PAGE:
The show seems to never end…

Wow, oh wow! What a fabulous morning! It was raining and blowing hard when we got up, but the rain moved out over the lake by 9am, the winds died down, and I could have heard a pin drop on the mudflats by the river as the sun tried to come out. The Farmers Market sure lucked out, eh?

Before I got to the mudflats, however, I was treated to this spectacle right on the path behind the soccer fields. I guess the robins really felt the need for a bath.

Then, on the mudflats, look who gave a second chance. That’s right, a giant ichneumon wasp (Megarhyssa atrata), which we first saw back in July, posed perfectly.

Further north along the river, the beaver have been busy since yesterday! Not only have they made noticeable progress on the first tree, they’ve even started on a second!

On my way back south again, I spotted this little painted turtle, not even 3 inches long, doing its best superman impersonation. It looks like the one we saw on a lilypad about three weeks ago, and it’s even in just about the same spot.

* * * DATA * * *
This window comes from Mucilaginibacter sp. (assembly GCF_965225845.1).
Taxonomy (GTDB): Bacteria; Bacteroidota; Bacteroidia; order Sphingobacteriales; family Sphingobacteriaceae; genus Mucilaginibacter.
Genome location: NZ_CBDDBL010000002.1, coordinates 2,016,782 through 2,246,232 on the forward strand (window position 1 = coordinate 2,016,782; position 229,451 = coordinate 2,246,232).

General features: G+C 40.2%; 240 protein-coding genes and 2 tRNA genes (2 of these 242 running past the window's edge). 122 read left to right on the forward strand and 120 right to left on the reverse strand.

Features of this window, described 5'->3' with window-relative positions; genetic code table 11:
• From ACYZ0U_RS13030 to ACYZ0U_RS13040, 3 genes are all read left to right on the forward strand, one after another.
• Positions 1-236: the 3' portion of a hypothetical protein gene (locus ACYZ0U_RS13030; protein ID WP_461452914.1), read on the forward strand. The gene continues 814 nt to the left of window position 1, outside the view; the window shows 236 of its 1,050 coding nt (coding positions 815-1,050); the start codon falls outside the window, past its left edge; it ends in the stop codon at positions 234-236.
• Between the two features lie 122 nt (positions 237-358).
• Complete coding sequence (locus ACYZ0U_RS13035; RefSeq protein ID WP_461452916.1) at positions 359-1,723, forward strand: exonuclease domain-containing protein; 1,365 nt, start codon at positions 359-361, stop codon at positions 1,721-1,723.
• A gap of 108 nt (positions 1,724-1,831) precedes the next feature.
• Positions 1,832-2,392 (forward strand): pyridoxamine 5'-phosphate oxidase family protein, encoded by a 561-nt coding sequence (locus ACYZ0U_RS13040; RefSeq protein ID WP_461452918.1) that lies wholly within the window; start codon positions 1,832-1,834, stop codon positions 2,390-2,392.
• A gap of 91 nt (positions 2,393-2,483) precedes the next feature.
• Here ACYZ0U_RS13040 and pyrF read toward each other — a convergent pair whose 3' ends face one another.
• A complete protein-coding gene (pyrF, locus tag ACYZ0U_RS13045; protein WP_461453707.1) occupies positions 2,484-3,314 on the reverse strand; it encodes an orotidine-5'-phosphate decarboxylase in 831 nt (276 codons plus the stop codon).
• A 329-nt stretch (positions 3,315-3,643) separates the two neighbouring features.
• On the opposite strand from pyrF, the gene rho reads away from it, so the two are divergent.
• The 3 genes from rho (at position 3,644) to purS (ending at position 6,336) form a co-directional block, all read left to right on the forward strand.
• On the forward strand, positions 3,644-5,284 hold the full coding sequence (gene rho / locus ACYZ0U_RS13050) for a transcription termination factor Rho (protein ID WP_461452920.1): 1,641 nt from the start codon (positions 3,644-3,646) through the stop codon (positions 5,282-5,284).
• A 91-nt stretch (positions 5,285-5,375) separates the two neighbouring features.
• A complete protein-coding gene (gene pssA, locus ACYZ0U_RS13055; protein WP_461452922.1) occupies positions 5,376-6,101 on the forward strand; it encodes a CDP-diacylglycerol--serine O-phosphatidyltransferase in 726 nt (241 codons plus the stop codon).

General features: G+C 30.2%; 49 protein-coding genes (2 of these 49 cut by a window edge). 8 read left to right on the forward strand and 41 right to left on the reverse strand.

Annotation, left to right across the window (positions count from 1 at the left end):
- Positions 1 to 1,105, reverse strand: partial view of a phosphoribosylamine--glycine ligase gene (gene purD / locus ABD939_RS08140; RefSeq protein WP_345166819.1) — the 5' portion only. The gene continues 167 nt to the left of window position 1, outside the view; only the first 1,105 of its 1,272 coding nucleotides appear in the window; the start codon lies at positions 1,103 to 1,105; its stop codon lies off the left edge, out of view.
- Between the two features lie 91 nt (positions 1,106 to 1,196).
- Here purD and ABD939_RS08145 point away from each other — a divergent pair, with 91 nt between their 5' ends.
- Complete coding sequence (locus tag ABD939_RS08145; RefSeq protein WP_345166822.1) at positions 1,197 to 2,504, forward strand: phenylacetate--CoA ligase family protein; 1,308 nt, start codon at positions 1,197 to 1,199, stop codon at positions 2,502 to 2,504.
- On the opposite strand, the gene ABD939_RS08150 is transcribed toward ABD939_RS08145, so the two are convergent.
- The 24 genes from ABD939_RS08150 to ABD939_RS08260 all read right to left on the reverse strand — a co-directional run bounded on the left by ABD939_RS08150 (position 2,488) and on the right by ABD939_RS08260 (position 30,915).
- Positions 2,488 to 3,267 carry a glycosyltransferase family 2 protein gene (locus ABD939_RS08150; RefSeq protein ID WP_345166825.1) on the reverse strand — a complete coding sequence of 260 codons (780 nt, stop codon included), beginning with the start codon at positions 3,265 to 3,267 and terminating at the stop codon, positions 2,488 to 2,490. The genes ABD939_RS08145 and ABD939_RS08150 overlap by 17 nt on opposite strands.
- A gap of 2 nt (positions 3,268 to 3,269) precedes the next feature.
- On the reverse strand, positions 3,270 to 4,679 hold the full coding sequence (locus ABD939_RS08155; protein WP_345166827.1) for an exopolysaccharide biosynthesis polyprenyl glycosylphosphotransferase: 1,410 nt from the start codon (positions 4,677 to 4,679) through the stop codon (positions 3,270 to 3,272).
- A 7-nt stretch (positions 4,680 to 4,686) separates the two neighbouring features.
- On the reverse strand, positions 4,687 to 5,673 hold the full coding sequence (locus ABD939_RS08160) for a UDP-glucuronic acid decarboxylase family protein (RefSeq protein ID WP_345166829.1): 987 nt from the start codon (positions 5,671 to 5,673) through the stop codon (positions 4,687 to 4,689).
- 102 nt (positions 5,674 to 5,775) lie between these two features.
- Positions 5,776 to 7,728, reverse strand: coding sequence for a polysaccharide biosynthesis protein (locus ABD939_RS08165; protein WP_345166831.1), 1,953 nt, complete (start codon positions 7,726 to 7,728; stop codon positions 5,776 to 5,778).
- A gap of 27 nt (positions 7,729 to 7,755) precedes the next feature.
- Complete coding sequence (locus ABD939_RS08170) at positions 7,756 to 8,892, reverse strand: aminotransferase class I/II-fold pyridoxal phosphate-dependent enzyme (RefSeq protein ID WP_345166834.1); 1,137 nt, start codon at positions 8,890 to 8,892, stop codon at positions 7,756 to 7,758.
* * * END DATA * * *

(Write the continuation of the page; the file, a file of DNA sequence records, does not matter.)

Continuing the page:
Also on the mudflats, this pretty little butterfly caught my eye, an eastern tailed-blue (Everes comyntas) in the same subfamily, Polyommatinae, as the ‘summer’ spring azure (Celastrina ladon neglecta) we saw about a month ago.

Finally, still on the mudflats, I spotted this little guy, who for all the world appears to be a northern waterthrush (Parkesia noveboracensis), a warbler. They’re baaaack. Their breeding grounds start a bit north of here, and so this one is enroute to its wintering grounds in Central America. Woo Hoo! Our first fall migrator!

Lastly, nearly over the spot where the robins were bathing a couple of hours earlier, this little eastern wood-pewee (Contopus virens) also sat still for a second on its way to SOUTH AMERICA! Our second fall migrator!

This morning turned out to be like cutting open a geode. Nothing but grey at the start, on the outside, but an absolute sight to behold once I get into it.

Published by Andrew Dressel

Theoretical and Applied Bicycle Mechanic, and now, apparently, Amateur Naturalist. In any case, my day job is teaching mechanics at UWM.

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